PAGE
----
Practicum Discussion: Culturally aware nurses recognize that states of health are revealed differently across cultures and ethnicities. Culture and ethnic background will affect the way each individual responds to health, illness, and death (Stanhope & Lancaster, 2016). These nurses are also aware of their own biases, which may affect the care they provide to others (Stanhope & Lancaster, 2016). Because most nurses work in institutions with individual patients, they are accustomed to delivering culturally competent care on a one-on-one basis. When a public health nurse deals with a population, he or she must consider how the population culture affects the ways in which the community nurse may interact. This can be with regard to the provision of education or mass health care needs such as those required in a foodborne illness, if mass vaccinations are needed for a communicable disease outbreak, or if education is required to prevent heart disease. In addition to understanding the nuances of the culture of a population, community health nurses must understand the role genetics play in health. Some disorders, such as glaucoma and diabetes, have a genetic link, as do some cancers, such as breast and ovarian.
Please discuss the following questions in your Practicum Discussion:
- Provide a few examples of community resources that should be put in place to assist your population in resolving their health care needs. What gaps in service do you see that affect your population?
- Are there any cultural considerations that might inform your approach to caring for this population?
- Does your population have a genetic predisposition to the health care problem you have identified?
- Identify at least one evidence-based, culturally competent behavior change that would promote health for your selected population and for the specific health care problem you are addressing?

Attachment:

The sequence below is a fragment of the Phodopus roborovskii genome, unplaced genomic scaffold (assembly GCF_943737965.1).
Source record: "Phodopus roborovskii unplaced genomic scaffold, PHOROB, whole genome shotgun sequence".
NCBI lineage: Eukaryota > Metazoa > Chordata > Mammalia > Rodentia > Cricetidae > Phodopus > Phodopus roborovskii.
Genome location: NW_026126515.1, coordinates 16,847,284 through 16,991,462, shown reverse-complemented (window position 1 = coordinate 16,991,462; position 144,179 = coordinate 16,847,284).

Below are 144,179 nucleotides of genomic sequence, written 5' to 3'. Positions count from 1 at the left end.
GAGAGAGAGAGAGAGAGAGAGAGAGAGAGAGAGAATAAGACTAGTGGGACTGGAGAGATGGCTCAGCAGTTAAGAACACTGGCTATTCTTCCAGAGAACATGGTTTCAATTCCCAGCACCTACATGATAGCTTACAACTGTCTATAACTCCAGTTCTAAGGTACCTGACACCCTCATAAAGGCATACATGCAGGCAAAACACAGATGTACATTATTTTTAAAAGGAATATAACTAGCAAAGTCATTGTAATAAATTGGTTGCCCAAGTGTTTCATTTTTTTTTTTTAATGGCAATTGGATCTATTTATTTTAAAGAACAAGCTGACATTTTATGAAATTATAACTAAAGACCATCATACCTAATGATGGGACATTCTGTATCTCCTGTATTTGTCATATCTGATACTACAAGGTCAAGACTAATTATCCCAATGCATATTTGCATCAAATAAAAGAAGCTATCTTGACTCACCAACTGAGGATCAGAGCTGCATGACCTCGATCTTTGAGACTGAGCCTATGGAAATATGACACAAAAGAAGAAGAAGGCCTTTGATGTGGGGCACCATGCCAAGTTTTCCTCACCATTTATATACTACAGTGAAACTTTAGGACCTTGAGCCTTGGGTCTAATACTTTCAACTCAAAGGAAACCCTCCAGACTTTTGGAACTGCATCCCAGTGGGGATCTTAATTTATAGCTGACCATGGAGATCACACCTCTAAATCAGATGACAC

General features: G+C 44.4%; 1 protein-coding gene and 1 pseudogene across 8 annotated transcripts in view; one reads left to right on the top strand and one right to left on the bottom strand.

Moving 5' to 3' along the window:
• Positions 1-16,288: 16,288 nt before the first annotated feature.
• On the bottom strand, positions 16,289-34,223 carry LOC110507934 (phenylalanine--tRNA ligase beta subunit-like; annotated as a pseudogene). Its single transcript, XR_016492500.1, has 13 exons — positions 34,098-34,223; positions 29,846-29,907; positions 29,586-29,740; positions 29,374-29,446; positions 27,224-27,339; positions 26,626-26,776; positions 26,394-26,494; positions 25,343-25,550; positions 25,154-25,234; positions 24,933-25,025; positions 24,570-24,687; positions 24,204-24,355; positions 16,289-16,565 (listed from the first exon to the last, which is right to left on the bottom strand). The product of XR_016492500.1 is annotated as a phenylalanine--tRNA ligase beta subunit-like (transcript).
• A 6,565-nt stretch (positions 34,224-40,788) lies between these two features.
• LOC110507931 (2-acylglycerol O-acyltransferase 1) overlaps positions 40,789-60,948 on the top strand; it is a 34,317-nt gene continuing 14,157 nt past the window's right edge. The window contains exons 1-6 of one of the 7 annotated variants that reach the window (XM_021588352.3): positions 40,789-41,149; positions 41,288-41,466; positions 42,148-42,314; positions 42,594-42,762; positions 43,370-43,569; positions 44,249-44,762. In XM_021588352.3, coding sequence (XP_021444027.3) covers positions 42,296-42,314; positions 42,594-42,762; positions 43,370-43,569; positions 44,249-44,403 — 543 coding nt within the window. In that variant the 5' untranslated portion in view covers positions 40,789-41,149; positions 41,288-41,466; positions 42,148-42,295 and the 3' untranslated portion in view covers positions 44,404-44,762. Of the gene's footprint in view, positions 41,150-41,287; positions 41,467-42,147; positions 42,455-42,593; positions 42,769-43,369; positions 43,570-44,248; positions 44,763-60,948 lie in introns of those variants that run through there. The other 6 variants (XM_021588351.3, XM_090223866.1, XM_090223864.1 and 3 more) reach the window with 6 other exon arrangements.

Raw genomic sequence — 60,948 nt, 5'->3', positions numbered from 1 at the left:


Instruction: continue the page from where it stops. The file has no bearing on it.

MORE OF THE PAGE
Read two or more of your colleagues’ postings from the Discussion question. As a community of practice, help each other refine and clarify the health problem remembering that this project focuses on primary prevention strategies at the community and system level of care.
Respond to at least two colleagues. Your responses should be substantial and should contribute ideas, tools, alternate points of view, resources, and information related to identified health problems
**** attached is a file with a colleague response to the discussion question. I am to respond to that post with feedback
Practicum Discussion: Culturally aware nurses recognize that states of health are revealed differently across cultures and ethnicities. Culture and ethnic background will affect the way each individua
Sexually transmitted diseases (STDs) are not hereditary therefore there are not any genetic predispositions associated with this disease. However, some sexually transmitted infections (STIs) can be passed from a pregnant woman to the baby before and during the baby’s birth. For example, syphilis crosses the placenta and infects the baby in the womb. Additionally, gonorrhea, chlamydia, and genital herpes can pass from the mother to the baby as the baby passes through the birth canal (Long, 2019). An ex ample of an STD that can be passed on both ways is HIV which can cross the placenta during pregnancy and also infect the baby during delivery. Furthermore, some STIs affect breastfeeding and some do not. If a mother has chlamydia, or gonorrhea, it is safe to breastfeed her child. Conversely, if the mother has HIV, the mother is advised not to breastfeed since the virus can be passed to the baby. In this case, it is recommended to use breastmilk substitutes like formula instead. There are not any culturally sensitive interventions to avoid sexually transmitted diseases in young adults. An individual’s race, culture, or gender does not play any role in avoiding this disease. According to the Center of Disease Control and Prevention, STDs can be preventable by practicing abstinence, using condoms, having fewer partners, talking with your partner about staying safe before having sex, and getting tested.